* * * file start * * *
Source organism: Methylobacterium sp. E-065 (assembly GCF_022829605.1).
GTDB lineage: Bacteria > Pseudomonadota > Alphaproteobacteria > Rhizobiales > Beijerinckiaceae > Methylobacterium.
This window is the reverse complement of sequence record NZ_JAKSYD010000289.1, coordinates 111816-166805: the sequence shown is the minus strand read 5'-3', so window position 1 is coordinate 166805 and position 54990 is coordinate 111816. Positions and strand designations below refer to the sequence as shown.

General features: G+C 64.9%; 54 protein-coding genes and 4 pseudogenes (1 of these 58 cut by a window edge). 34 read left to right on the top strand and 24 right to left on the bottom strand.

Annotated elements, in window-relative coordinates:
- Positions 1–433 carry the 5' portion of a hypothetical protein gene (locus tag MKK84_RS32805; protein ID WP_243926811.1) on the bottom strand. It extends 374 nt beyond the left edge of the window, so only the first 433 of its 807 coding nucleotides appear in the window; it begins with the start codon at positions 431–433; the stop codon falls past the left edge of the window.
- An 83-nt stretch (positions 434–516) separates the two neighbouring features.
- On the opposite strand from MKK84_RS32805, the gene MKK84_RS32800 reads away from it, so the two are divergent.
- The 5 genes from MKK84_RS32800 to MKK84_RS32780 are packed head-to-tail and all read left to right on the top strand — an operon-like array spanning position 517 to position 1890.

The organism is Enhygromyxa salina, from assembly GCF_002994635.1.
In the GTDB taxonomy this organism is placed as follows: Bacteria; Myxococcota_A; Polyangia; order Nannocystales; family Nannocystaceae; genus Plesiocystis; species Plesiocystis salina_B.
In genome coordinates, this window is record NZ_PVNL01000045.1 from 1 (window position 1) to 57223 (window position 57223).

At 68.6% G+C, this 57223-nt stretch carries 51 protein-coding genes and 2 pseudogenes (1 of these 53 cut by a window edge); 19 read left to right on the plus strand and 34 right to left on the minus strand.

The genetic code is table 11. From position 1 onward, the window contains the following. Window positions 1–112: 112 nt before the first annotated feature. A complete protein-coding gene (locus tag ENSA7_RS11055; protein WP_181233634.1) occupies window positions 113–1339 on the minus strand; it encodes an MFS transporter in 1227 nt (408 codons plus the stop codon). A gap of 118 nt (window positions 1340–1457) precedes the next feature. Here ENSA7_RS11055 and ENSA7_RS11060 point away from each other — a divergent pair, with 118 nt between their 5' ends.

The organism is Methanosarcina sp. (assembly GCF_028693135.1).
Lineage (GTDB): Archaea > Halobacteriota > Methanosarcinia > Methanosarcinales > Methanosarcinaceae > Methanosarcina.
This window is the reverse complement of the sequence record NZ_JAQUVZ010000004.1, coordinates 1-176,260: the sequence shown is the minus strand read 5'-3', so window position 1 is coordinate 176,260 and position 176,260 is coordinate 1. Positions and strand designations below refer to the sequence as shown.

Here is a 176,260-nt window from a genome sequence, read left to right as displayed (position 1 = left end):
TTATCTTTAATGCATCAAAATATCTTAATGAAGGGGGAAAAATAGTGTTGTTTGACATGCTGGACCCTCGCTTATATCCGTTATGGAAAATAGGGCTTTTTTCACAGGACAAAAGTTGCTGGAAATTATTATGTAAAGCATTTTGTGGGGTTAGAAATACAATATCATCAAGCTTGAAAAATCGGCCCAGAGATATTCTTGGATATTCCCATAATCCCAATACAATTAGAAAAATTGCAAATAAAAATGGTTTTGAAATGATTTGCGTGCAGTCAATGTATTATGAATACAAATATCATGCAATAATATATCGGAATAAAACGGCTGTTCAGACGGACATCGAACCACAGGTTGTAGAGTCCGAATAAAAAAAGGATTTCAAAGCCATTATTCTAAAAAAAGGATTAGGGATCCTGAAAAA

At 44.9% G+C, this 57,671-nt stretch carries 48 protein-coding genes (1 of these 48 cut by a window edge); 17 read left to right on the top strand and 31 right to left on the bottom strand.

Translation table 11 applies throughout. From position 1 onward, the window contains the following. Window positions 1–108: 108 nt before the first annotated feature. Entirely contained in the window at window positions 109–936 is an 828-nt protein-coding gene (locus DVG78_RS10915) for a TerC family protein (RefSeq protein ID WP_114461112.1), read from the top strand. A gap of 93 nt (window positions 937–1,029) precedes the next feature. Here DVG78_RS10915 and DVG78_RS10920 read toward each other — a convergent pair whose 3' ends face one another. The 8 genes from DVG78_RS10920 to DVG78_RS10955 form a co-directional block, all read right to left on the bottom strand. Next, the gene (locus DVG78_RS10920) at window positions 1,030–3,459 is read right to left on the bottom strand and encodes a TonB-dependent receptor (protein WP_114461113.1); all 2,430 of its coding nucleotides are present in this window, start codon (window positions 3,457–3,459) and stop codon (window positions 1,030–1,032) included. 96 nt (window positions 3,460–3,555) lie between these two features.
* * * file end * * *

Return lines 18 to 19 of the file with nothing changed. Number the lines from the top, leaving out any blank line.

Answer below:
Here is a 176,260-nt window from a genome sequence, read left to right as displayed (position 1 = left end):
TTATCTTTAATGCATCAAAATATCTTAATGAAGGGGGAAAAATAGTGTTGTTTGACATGCTGGACCCTCGCTTATATCCGTTATGGAAAATAGGGCTTTTTTCACAGGACAAAAGTTGCTGGAAATTATTATGTAAAGCATTTTGTGGGGTTAGAAATACAATATCATCAAGCTTGAAAAATCGGCCCAGAGATATTCTTGGATATTCCCATAATCCCAATACAATTAGAAAAATTGCAAATAAAAATGGTTTTGAAATGATTTGCGTGCAGTCAATGTATTATGAATACAAATATCATGCAATAATATATCGGAATAAAACGGCTGTTCAGACGGACATCGAACCACAGGTTGTAGAGTCCGAATAAAAAAAGGATTTCAAAGCCATTATTCTAAAAAAAGGATTAGGGATCCTGAAAAA